The Flowers of Kew: 350 Years of Flower Paintings from the Royal Botanic Gardens

Richard Mabey, Author Atheneum Books $35 (208p) ISBN 978-0-689-12016-9
Far more than the sum of its subtitle, this book recounts the lively history of the devoted botanical eccentrics associated with the Royal Botanic Gardens at Kew--from Sir John Hill, mountebank and illustrator of exotic flora, to Joseph Hooker, who endured avalanches, leeches and anti-British riots in order to track down and record 28 species of rhododendrons in the Himalayas. With obvious affection and knowing irony, Mabey ( The Unofficial Countryside ) narrates the glory days (1750-1850) of botanical illustration, when plant-collecting expeditions to the Pacific isles lasted two and a half years and ``tens of thousands'' gathered at Kew to watch the 2 p.m. blooming of Victoria amazonica , the world's gaudiest water lily, whose leaves spanned six feet across. Rightly reckoning botanical illustration as both an art and a science, Mabey also discusses the influence of its political allies (Princess Augusta, the Earl of Bute and Queen Charlotte each played important roles in furthering the genre's fortunes in Britain). And in his most vivid chapter, ``The Artist as Explorer,'' Mabey cites the darker connections linking botanic mania and imperialism. Here, excerpts taken liberally from the journals of such botanic explorer-illustrators as Sydney Parkinson--who interspersed descriptions of Tahitian plants and customs with a vignette of a midshipman shooting Tahitians for sport--conveys both the scientific wonder and the brutality of the British abroad. Nearly every page is illustrated with outstanding examples by the foremost practitioners of the precise but lyrical art of botanical illustration, selected from the rich repository of work in the Kew archive. (Mar.)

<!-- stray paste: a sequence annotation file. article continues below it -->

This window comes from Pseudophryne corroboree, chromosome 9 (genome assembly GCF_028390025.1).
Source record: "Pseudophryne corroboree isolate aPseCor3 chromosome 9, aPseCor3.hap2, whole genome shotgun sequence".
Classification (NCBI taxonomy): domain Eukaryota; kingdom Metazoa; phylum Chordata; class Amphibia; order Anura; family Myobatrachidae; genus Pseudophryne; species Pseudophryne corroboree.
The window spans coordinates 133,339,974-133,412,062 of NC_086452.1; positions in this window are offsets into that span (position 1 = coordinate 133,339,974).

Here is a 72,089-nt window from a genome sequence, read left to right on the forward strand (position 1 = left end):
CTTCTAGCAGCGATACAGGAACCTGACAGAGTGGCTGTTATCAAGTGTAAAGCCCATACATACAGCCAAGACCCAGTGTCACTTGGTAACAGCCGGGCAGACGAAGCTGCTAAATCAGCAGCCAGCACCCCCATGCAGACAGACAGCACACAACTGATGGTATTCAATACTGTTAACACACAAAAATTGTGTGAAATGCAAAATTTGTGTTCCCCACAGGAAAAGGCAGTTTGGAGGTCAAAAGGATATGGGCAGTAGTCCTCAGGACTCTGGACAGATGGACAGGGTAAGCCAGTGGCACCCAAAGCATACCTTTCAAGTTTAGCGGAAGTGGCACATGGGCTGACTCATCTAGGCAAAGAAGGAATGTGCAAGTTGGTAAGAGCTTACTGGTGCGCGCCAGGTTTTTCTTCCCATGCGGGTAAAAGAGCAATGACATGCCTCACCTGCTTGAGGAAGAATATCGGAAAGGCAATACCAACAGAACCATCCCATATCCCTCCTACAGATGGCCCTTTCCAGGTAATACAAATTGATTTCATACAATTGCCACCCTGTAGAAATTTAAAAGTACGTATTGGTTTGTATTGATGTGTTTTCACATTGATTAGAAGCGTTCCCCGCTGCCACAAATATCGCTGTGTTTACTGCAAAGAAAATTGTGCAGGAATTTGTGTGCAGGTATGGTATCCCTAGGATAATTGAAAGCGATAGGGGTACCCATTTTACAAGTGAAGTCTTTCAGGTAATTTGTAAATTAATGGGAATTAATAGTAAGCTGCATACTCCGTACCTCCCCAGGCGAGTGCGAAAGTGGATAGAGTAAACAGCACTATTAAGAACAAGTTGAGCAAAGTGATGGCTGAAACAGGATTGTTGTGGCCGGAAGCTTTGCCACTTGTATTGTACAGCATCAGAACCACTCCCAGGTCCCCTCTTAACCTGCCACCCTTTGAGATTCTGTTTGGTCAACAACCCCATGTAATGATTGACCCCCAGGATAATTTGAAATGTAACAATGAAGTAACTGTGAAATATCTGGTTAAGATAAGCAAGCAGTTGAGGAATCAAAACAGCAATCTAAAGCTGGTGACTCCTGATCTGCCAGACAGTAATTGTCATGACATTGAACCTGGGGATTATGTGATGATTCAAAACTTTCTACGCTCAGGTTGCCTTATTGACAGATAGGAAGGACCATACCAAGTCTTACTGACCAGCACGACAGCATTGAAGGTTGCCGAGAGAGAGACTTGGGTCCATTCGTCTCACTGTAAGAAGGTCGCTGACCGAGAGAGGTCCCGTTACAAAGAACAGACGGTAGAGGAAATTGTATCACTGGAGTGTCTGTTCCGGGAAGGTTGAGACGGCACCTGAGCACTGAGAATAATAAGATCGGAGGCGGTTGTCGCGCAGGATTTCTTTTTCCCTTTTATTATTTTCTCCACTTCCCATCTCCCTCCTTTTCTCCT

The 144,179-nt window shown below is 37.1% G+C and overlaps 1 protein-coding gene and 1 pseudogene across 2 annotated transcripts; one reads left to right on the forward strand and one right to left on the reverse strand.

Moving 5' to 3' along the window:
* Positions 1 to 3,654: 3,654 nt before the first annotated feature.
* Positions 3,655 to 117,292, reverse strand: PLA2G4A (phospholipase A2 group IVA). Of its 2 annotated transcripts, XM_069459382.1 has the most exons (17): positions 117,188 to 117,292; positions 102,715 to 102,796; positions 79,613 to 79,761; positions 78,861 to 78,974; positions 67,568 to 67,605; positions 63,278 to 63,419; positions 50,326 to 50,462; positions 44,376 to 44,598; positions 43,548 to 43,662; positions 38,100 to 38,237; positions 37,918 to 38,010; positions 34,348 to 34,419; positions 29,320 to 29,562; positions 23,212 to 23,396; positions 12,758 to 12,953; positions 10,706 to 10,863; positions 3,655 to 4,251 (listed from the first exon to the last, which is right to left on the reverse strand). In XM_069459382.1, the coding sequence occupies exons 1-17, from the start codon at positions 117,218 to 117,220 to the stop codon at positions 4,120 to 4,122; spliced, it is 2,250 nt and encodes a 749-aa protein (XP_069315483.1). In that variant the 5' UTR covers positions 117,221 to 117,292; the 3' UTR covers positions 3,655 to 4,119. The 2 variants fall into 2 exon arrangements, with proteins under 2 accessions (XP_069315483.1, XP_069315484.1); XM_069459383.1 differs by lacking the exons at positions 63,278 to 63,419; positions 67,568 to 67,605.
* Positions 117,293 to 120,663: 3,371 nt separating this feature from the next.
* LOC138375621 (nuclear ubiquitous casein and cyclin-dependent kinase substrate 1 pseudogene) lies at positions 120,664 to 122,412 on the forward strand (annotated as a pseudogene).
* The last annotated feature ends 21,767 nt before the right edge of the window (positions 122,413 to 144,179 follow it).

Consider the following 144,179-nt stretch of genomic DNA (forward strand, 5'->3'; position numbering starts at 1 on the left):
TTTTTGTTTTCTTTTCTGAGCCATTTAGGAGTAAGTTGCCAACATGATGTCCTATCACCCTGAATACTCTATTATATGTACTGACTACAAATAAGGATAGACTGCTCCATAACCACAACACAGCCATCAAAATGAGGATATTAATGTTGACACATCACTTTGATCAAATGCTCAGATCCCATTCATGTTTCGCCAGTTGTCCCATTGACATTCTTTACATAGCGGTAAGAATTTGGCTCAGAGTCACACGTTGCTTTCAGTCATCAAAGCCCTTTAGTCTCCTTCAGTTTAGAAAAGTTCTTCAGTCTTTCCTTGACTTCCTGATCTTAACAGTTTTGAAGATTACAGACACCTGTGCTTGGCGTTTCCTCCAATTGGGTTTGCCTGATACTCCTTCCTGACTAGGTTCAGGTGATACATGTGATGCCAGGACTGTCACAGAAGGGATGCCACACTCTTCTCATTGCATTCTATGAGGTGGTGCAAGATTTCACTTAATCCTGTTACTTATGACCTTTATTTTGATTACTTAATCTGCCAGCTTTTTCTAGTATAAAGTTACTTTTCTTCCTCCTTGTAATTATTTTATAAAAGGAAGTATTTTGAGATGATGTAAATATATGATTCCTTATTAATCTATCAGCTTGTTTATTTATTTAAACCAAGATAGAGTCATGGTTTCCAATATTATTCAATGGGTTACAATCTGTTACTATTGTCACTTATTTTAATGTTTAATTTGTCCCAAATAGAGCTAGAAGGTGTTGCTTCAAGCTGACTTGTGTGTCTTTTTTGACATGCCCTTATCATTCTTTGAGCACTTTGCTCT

Reviewed on: 02/27/1989
Release date: 03/01/1989
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